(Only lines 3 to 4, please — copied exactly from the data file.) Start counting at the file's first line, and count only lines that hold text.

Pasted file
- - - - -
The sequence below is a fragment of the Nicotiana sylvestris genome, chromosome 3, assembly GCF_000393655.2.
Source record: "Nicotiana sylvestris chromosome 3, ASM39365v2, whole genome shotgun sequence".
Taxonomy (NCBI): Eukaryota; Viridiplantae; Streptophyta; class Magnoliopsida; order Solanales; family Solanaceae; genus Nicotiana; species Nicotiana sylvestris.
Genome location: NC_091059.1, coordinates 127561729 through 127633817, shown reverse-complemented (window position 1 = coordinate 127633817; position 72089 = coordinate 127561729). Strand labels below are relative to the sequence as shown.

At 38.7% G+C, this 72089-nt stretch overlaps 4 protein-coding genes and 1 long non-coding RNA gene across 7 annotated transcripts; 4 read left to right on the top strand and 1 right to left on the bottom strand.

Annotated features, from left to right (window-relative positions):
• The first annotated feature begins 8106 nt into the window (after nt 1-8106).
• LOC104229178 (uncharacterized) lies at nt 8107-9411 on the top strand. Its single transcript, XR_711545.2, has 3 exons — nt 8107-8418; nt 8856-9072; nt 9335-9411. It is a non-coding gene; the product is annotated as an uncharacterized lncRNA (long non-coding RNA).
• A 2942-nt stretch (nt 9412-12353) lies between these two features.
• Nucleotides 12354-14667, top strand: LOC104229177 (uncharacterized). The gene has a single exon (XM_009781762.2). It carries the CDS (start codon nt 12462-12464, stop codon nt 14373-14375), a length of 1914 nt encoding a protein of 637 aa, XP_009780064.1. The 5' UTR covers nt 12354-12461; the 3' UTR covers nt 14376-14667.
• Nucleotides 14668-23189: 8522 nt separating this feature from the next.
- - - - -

Taxonomy (NCBI): Eukaryota; Viridiplantae; Streptophyta; class Magnoliopsida; order Solanales; family Solanaceae; genus Nicotiana; species Nicotiana sylvestris.
Genome location: NC_091059.1, coordinates 127561729 through 127633817, shown reverse-complemented (window position 1 = coordinate 127633817; position 72089 = coordinate 127561729). Strand labels below are relative to the sequence as shown.